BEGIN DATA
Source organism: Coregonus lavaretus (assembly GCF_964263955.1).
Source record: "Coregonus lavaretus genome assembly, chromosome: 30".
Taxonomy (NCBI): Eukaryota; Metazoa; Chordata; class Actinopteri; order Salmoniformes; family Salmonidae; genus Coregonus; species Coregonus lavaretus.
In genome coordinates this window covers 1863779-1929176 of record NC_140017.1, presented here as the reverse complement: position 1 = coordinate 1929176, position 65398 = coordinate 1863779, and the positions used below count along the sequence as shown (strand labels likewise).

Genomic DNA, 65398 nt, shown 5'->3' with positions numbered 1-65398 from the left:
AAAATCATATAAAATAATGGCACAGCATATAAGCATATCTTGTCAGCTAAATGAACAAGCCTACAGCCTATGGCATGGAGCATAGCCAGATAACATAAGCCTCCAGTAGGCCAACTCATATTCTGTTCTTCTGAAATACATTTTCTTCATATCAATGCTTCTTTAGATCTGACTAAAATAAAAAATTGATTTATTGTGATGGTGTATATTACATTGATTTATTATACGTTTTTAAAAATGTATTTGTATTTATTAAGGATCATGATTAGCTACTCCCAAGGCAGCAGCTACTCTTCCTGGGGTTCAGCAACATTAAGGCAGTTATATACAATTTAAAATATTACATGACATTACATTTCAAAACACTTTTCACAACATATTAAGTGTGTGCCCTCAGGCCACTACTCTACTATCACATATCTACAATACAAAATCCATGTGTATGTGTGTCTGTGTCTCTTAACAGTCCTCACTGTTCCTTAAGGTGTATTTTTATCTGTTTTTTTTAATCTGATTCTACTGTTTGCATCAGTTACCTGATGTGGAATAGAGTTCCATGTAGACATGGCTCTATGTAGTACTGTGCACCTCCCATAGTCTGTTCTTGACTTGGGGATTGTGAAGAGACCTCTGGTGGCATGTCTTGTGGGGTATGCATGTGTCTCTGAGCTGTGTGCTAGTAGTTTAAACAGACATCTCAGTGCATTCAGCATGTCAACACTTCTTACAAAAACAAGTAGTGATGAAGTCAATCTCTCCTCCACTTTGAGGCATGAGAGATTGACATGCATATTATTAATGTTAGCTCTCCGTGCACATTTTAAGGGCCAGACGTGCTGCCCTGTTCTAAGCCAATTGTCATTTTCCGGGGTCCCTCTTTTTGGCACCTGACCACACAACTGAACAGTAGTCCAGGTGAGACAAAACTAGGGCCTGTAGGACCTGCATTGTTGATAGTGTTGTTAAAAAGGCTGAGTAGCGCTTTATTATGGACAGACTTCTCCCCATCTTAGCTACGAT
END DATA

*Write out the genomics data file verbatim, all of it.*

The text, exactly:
Source organism: Coregonus lavaretus (assembly GCF_964263955.1).
Source record: "Coregonus lavaretus genome assembly, chromosome: 30".
Taxonomy (NCBI): Eukaryota; Metazoa; Chordata; class Actinopteri; order Salmoniformes; family Salmonidae; genus Coregonus; species Coregonus lavaretus.
In genome coordinates this window covers 1863779-1929176 of record NC_140017.1, presented here as the reverse complement: position 1 = coordinate 1929176, position 65398 = coordinate 1863779, and the positions used below count along the sequence as shown (strand labels likewise).

Genomic DNA, 65398 nt, shown 5'->3' with positions numbered 1-65398 from the left:
AAAATCATATAAAATAATGGCACAGCATATAAGCATATCTTGTCAGCTAAATGAACAAGCCTACAGCCTATGGCATGGAGCATAGCCAGATAACATAAGCCTCCAGTAGGCCAACTCATATTCTGTTCTTCTGAAATACATTTTCTTCATATCAATGCTTCTTTAGATCTGACTAAAATAAAAAATTGATTTATTGTGATGGTGTATATTACATTGATTTATTATACGTTTTTAAAAATGTATTTGTATTTATTAAGGATCATGATTAGCTACTCCCAAGGCAGCAGCTACTCTTCCTGGGGTTCAGCAACATTAAGGCAGTTATATACAATTTAAAATATTACATGACATTACATTTCAAAACACTTTTCACAACATATTAAGTGTGTGCCCTCAGGCCACTACTCTACTATCACATATCTACAATACAAAATCCATGTGTATGTGTGTCTGTGTCTCTTAACAGTCCTCACTGTTCCTTAAGGTGTATTTTTATCTGTTTTTTTTAATCTGATTCTACTGTTTGCATCAGTTACCTGATGTGGAATAGAGTTCCATGTAGACATGGCTCTATGTAGTACTGTGCACCTCCCATAGTCTGTTCTTGACTTGGGGATTGTGAAGAGACCTCTGGTGGCATGTCTTGTGGGGTATGCATGTGTCTCTGAGCTGTGTGCTAGTAGTTTAAACAGACATCTCAGTGCATTCAGCATGTCAACACTTCTTACAAAAACAAGTAGTGATGAAGTCAATCTCTCCTCCACTTTGAGGCATGAGAGATTGACATGCATATTATTAATGTTAGCTCTCCGTGCACATTTTAAGGGCCAGACGTGCTGCCCTGTTCTAAGCCAATTGTCATTTTCCGGGGTCCCTCTTTTTGGCACCTGACCACACAACTGAACAGTAGTCCAGGTGAGACAAAACTAGGGCCTGTAGGACCTGCATTGTTGATAGTGTTGTTAAAAAGGCTGAGTAGCGCTTTATTATGGACAGACTTCTCCCCATCTTAGCTACGAT